Professional Puzzle Maker

Champion Crossword Solver

And ... um ... did I mention Master Scrabble Player? His name is Trip Payne, and the simplest way to sum him up is to use a job title that he actually once held: 'Word Expert'. Trip was more than a bit kind in answering way more questions than I probably should have asked...

Professional Puzzle Maker

Who's the guy in the picture?

I'm a 41-year-old professional puzzlemaker who lives in Boca Raton, Florida. I've been with my partner Brian for seven years. I love puzzles, games, and mental pursuits of all kinds.

Puzzle Maker

Tell us about your very first published crossword.

It was called "Shining Examples", in the November 1983 Games Magazine; I was 14 when the puzzle was accepted, and had just turned 15 when it was published. It was a one-star 15x15 repeated-word theme with 80 words, but Mike Shenk accepted it because the three 15-letter entries crossed two 11-letter entries.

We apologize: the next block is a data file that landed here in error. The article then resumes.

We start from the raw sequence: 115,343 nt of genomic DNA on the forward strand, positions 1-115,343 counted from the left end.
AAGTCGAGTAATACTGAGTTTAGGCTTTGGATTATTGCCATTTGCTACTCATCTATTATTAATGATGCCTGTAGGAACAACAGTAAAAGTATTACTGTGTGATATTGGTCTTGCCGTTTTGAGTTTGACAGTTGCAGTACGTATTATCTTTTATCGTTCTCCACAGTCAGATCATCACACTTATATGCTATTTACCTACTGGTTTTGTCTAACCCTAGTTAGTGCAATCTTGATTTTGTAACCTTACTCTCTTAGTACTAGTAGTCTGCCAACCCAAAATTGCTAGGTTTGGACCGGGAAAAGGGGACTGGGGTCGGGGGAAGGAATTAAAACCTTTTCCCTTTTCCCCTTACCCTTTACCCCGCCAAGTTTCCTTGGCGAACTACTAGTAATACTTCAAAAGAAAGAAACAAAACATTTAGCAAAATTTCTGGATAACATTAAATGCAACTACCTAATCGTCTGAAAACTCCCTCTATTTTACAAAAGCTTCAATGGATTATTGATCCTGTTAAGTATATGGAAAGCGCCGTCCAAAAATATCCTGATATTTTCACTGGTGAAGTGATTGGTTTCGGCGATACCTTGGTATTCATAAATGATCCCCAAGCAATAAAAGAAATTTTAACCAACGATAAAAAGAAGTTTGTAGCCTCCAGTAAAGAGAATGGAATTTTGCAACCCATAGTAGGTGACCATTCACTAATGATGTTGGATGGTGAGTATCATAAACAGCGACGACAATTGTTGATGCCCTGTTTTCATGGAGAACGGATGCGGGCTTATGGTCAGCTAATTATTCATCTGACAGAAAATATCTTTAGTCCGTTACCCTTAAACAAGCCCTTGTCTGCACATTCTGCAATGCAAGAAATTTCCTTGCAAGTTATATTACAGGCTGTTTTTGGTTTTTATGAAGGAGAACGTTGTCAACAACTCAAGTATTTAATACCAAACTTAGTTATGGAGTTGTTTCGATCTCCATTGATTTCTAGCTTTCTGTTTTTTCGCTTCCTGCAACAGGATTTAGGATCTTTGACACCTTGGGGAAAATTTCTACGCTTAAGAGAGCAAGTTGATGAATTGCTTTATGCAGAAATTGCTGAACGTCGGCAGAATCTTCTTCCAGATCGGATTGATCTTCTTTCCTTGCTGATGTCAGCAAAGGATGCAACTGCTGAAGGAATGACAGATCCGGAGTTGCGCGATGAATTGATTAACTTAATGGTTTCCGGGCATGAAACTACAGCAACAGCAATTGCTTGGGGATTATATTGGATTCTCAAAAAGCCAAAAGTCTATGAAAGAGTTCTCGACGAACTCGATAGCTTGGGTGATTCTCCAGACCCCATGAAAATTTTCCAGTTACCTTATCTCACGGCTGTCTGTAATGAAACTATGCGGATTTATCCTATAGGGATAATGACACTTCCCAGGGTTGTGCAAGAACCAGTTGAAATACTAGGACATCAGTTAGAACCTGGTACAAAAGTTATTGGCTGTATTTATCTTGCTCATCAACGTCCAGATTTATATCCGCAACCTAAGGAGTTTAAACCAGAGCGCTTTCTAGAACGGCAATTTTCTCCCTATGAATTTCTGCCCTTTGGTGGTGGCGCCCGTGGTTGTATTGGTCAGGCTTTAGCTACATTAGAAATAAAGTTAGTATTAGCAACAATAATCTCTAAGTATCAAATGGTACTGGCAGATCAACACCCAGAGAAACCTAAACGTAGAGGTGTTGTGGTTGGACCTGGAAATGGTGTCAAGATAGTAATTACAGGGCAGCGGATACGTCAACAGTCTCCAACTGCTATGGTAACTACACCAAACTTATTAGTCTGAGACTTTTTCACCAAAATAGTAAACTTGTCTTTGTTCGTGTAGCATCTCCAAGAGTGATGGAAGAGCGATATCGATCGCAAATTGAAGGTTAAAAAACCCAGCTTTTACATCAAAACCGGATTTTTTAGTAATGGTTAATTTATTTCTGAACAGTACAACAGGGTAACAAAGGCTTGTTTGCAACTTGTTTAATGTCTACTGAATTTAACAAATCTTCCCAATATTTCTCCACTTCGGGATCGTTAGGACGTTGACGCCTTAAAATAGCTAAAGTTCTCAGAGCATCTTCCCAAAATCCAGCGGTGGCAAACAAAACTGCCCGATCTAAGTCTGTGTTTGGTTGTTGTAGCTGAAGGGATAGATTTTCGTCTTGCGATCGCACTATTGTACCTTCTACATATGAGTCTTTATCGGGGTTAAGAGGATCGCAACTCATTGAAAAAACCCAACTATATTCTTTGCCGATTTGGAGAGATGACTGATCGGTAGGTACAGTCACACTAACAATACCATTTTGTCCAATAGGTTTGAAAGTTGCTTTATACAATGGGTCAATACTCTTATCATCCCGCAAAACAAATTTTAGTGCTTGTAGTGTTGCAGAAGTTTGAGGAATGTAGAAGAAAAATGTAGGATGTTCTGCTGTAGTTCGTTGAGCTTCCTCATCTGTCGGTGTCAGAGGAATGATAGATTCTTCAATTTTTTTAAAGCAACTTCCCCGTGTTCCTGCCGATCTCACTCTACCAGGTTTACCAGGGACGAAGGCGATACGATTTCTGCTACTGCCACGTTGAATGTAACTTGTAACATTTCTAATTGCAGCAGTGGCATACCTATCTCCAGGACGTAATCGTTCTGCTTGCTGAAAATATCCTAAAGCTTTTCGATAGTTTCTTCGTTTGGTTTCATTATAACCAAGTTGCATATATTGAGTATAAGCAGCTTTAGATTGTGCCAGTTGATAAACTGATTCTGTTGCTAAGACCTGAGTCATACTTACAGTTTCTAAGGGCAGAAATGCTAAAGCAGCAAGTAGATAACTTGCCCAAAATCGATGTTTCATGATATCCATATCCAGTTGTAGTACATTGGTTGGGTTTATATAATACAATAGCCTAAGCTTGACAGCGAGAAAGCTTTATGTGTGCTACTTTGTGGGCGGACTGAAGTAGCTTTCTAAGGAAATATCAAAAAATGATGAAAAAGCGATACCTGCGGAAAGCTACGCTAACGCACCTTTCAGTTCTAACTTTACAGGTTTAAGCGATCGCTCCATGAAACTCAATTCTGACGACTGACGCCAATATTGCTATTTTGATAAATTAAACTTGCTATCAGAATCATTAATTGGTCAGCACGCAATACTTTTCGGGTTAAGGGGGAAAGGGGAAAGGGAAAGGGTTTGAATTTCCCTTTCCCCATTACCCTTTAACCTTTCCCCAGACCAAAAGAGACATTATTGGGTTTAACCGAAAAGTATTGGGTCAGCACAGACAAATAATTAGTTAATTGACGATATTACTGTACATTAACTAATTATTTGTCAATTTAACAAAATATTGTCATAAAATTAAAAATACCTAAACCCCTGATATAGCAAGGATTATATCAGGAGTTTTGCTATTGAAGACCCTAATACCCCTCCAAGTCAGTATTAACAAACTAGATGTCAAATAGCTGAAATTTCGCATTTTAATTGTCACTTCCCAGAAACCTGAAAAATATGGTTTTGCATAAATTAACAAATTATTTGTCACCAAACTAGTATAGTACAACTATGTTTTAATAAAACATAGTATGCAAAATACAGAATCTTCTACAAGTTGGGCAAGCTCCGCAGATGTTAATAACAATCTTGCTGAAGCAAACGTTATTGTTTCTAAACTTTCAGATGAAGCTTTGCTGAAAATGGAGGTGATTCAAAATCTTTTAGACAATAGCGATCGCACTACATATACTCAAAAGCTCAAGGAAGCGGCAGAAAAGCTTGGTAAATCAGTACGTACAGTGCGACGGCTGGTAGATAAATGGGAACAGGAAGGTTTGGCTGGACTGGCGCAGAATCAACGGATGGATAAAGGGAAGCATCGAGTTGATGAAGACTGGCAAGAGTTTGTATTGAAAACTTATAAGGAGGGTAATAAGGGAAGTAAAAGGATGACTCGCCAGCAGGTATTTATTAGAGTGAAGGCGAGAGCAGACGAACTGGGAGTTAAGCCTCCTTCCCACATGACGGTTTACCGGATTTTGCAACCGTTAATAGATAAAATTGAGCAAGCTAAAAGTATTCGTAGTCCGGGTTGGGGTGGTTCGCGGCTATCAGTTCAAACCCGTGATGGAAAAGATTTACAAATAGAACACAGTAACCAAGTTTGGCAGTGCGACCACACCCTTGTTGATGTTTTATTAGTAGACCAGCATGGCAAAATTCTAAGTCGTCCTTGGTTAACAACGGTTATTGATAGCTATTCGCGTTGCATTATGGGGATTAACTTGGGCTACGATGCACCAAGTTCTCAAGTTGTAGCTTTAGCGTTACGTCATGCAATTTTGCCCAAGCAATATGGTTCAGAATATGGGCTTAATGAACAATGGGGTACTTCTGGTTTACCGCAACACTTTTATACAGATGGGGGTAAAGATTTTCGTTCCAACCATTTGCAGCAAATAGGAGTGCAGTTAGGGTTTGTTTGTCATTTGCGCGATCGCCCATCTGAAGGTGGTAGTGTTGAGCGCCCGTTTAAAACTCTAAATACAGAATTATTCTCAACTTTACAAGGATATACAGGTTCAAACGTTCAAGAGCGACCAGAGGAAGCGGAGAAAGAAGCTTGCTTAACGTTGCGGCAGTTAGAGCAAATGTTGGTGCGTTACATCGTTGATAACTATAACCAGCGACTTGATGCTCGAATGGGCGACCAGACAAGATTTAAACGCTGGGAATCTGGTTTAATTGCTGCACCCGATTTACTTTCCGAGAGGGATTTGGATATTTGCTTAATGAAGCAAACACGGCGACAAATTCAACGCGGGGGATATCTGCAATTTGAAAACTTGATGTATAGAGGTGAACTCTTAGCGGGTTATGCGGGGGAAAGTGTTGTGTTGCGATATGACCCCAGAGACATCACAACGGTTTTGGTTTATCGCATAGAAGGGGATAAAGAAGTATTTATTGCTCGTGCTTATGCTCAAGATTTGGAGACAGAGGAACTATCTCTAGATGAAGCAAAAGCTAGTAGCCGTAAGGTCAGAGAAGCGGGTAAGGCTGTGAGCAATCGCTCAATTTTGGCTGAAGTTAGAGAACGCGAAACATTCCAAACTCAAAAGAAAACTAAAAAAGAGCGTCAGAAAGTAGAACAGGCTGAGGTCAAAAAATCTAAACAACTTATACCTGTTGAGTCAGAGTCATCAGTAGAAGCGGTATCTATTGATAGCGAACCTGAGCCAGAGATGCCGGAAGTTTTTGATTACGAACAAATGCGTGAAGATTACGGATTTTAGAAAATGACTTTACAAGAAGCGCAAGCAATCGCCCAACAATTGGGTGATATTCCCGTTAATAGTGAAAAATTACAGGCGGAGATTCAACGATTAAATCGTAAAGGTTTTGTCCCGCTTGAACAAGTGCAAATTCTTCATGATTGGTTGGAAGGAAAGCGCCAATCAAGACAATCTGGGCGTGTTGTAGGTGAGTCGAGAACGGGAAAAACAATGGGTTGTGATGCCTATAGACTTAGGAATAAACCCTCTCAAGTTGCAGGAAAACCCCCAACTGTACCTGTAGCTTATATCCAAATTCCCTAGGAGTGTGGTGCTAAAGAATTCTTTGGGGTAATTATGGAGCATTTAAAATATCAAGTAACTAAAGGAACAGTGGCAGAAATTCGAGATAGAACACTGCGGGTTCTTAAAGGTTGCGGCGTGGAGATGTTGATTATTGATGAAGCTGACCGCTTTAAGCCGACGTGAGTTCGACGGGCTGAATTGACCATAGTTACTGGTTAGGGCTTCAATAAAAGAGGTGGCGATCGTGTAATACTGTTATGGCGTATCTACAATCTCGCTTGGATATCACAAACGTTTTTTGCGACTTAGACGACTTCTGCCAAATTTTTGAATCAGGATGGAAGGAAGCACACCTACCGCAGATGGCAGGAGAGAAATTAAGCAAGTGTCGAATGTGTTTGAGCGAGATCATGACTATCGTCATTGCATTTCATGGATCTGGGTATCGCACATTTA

He had to rework several sections of the grid, and of course changed a lot of clues. I still have the contract for that puzzle; I earned $40 for it, which was a great rate at the time.

Where do you publish regularly nowadays?

  • Every Monday through Friday, I have the Yahoo Daily Puzzle with Hints; it's a 13x13 pop-culture-based puzzle where you can click on any clue to see the Yahoo search results, which should lead you to the answer.
  • Every week, I have the "wordoku" puzzle in TV Guide magazine, where there is a long TV-related word or phrase somewhere in the completed puzzle.
  • Every five weeks, I have a themeless puzzle in the Washington Post, edited by Peter Gordon.